High-performance computing, communications, mobile, automotive, industrial, medical, and defense systems increasingly require 3D heterogeneous integration of many diverse components to improve their performance and functionality. These diverse components include high electron mobility transistors (HEMTs), heterojunction bipolar transistors (HBTs), power transistors, gate drivers, photonics, sensors, hardware assurance devices, capacitors, inductors, filters, and antennas manufactured using many different process nodes and technologies, including SOI, GaAs, GaN, InP, and SiGe.
X-Celeprint’s micro-transfer printing (MTP) technology employs a massively parallel pick-and-place process to stack large arrays of ultra-thin (1-20 micron) diverse components, called x-chips, from one or more separately manufactured wafers on a variety of destination substrates to improve heterogeneous integration to create a 3D IC with the following improvements in:
- Performance – by re-partitioning, disaggregating, and re-integrating by stacking separately manufactured components
- Power – by reducing parasitics and resulting power losses by using ultra short interconnects
- Area – by using the z-dimension for integration rather than growing x- and y-dimensions and producing ultra-thin 3D ICs for embedding in substrates and organic interposers
- Cost – by separately manufacturing each component using the optimal material and technology node, reducing die size, increasing utilization of expensive semiconductor wafers, using low-cost, massively parallel manufacturing processes and relaxing manufacturing thermal constraints
- Time-to-market – by combining x-chips produced in different fabs and re-using them in multiple designs by stacking them in different configurations to manufacture many different 3D ICs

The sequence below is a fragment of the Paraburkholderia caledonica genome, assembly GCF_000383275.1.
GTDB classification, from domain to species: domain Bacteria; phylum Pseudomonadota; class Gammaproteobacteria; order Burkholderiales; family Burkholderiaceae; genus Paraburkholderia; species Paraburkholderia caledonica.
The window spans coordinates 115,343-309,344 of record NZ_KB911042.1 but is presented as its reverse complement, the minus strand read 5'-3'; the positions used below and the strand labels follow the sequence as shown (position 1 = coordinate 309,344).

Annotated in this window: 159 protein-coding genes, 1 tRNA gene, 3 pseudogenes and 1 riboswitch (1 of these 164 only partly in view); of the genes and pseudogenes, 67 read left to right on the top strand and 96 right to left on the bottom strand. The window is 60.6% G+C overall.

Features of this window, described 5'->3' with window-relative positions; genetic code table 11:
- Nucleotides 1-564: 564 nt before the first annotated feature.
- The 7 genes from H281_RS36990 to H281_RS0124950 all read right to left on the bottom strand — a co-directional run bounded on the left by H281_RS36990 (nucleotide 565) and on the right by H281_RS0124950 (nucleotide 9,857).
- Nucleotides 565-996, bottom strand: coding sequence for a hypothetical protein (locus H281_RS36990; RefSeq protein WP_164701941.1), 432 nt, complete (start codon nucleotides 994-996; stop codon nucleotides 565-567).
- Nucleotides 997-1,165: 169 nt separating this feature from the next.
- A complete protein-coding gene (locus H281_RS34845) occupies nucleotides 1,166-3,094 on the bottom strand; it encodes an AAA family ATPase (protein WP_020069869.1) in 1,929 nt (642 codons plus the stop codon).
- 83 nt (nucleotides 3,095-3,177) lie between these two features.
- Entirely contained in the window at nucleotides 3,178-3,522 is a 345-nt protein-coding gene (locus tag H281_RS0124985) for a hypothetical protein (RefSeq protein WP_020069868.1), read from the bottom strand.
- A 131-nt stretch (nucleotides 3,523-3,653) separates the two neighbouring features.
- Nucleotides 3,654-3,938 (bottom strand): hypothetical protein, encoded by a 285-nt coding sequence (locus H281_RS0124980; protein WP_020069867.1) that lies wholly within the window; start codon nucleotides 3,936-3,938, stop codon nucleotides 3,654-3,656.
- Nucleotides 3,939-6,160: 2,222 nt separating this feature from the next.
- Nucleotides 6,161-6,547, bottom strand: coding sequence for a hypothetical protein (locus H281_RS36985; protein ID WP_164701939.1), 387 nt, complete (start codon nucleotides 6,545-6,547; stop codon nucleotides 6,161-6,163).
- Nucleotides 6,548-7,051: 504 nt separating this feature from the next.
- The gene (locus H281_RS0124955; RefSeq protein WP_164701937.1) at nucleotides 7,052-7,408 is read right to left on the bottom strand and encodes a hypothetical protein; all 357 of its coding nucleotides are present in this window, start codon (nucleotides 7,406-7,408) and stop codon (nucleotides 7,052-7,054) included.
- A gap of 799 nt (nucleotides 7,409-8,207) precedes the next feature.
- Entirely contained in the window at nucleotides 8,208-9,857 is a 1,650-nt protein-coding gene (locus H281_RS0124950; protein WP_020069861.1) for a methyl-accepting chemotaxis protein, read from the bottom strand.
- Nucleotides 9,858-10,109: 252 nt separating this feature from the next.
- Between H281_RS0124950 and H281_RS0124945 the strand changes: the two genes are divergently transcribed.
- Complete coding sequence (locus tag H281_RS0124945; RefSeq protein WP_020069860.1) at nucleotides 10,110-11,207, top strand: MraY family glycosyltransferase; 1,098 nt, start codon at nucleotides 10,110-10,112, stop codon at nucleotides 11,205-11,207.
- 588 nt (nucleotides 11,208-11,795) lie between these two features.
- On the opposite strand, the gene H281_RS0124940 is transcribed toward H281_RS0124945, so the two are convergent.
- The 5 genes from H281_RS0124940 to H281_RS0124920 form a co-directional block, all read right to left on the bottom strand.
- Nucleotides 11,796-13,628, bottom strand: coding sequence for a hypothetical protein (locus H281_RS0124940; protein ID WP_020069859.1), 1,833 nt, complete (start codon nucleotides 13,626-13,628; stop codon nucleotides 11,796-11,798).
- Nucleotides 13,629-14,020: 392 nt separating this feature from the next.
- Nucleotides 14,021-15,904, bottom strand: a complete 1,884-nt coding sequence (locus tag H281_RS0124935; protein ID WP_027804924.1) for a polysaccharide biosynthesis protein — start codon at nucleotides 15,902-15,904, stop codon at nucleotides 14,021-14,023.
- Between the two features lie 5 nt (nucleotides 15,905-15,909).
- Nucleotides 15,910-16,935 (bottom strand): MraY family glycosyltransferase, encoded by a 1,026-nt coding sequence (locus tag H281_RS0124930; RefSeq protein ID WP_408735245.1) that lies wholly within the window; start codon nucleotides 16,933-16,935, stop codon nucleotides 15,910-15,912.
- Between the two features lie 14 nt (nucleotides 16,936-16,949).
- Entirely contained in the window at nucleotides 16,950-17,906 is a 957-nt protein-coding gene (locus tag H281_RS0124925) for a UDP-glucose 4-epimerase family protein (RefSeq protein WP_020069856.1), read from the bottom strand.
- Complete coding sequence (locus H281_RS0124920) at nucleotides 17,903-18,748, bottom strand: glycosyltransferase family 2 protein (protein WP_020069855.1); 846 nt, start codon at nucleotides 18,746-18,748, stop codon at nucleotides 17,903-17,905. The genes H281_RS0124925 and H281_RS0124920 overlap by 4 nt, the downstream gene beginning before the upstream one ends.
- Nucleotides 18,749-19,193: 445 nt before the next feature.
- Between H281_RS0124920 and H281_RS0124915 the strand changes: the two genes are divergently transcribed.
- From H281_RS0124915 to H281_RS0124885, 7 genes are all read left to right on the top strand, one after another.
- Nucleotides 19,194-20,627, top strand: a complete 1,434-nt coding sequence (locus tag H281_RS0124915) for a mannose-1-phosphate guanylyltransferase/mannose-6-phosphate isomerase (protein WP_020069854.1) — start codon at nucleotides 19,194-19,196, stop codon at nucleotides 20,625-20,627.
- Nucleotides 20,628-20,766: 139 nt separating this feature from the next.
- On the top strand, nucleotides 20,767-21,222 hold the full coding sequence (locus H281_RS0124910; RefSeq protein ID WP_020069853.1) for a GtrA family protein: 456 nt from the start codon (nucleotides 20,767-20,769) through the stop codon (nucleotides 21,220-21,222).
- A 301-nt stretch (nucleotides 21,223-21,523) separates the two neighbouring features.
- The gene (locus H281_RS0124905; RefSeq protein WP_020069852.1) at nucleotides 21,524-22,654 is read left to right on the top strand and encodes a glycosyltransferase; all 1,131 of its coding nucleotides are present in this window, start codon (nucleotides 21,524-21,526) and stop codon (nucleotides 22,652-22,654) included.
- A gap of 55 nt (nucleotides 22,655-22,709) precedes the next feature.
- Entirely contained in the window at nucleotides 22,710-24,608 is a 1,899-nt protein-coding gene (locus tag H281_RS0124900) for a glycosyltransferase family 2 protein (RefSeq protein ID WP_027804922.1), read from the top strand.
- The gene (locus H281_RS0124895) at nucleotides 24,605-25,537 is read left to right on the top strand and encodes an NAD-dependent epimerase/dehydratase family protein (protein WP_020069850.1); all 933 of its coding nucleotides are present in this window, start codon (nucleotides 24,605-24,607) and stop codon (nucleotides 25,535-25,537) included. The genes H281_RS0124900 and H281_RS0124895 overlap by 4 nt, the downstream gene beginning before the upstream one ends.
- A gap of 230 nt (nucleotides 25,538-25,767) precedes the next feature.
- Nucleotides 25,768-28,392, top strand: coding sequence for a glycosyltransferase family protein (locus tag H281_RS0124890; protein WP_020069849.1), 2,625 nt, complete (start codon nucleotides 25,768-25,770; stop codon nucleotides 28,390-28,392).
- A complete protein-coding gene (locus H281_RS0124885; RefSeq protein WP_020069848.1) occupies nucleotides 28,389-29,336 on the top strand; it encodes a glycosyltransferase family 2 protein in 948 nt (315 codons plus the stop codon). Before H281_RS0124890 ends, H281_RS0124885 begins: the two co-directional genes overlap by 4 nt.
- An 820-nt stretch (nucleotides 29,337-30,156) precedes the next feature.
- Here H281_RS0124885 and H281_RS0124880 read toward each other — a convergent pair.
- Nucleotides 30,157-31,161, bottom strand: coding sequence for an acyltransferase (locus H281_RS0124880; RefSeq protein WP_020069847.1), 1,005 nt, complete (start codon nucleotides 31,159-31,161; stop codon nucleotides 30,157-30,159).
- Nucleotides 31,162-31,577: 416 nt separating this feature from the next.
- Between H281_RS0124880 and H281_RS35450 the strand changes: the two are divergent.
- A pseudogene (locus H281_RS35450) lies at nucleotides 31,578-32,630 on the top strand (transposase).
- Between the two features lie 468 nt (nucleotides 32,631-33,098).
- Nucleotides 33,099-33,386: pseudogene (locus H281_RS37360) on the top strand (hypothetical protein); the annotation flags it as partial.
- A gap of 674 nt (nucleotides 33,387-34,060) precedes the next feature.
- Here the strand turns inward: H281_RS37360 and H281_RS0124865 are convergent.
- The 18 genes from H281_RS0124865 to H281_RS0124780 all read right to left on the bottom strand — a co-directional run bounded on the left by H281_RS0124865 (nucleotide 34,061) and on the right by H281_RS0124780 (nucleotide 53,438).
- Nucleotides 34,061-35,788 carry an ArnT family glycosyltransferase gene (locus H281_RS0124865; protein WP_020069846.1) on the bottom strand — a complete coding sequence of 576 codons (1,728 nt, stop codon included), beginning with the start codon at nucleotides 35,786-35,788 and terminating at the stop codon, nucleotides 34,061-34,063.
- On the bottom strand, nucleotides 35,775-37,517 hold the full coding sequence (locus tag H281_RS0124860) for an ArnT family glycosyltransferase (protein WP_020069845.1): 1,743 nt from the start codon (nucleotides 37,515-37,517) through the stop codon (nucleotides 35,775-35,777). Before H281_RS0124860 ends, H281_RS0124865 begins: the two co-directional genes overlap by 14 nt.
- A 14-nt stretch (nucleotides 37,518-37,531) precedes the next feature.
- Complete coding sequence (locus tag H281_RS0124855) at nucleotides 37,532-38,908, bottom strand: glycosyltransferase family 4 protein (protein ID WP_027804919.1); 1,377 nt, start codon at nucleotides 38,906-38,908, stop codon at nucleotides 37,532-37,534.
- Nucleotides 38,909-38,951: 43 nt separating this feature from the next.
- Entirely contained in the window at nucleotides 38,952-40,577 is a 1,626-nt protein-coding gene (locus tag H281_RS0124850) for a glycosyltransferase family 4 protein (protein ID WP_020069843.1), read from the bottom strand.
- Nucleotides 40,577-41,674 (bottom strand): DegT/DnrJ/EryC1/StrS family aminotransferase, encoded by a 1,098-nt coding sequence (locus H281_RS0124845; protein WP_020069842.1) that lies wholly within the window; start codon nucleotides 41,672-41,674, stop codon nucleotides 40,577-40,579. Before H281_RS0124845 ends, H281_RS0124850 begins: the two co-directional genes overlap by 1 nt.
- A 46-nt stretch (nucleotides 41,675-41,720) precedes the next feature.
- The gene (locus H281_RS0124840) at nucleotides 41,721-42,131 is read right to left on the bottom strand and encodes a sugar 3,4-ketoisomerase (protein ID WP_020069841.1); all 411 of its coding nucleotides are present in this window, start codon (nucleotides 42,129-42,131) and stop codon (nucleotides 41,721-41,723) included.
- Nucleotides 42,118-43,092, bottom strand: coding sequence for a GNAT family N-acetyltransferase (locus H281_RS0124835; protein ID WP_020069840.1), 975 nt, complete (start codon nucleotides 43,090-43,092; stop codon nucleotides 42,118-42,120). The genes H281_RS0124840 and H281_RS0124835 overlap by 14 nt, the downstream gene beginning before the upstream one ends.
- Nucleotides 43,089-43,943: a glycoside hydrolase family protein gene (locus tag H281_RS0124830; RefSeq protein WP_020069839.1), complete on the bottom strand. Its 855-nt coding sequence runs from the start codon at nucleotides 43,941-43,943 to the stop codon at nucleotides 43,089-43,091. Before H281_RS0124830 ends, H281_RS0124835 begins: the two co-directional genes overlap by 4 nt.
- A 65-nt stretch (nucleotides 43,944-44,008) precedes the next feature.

- Security – by integrating multiple hardware authentication and sensor x-chips
X-Celeprint’s MTP technology supplements other conventional and advanced packaging technologies, providing 3D IC manufacturers with a unique “tool-in-the-toolbox” optimized for heterogeneous integration of large arrays of ultra-thin, diverse components. An MTP-based 3D IC (Figure 1) is manufactured using the following steps: 1) Source wafer fabrication; 2) Destination wafer or substrate fabrication; 3) MTP stamp fabrication; 4) MTP pick-and-place; and 5) Thin film interconnects.
1) Source Wafer
Tightly packed x-chips are fabricated on source wafers made using the optimal process node and technology (such as SOI, GaN, GaAs, InP and SiGe) for each component. A sacrificial layer is formed underneath the x-chips using different techniques depending upon the source wafer technology, such as:
- For SOI x-chips on silicon wafers with <100> or <111> crystal plane orientation, a standard TMAH or KOH etch removes the silicon under the x-chips with the oxide beneath the x-chips serving as a barrier against etch of x-chips above.
- For compound semiconductors grown on silicon wafers with <100> or <111> crystal plane orientation, a TMAH etch removes the silicon under the x-chips while not removing the compound semiconductor x-chips.
- For compound semiconductors grown on native substrates, various lattice matched sacrificial layers can be used to undercut the x-chips.
A tether/anchor system (Figures 2 and 3) holds the x-chips aloft after the source wafer is anisotropically etched to remove the sacrificial layer everywhere but underneath the anchor.
2) Destination Substrate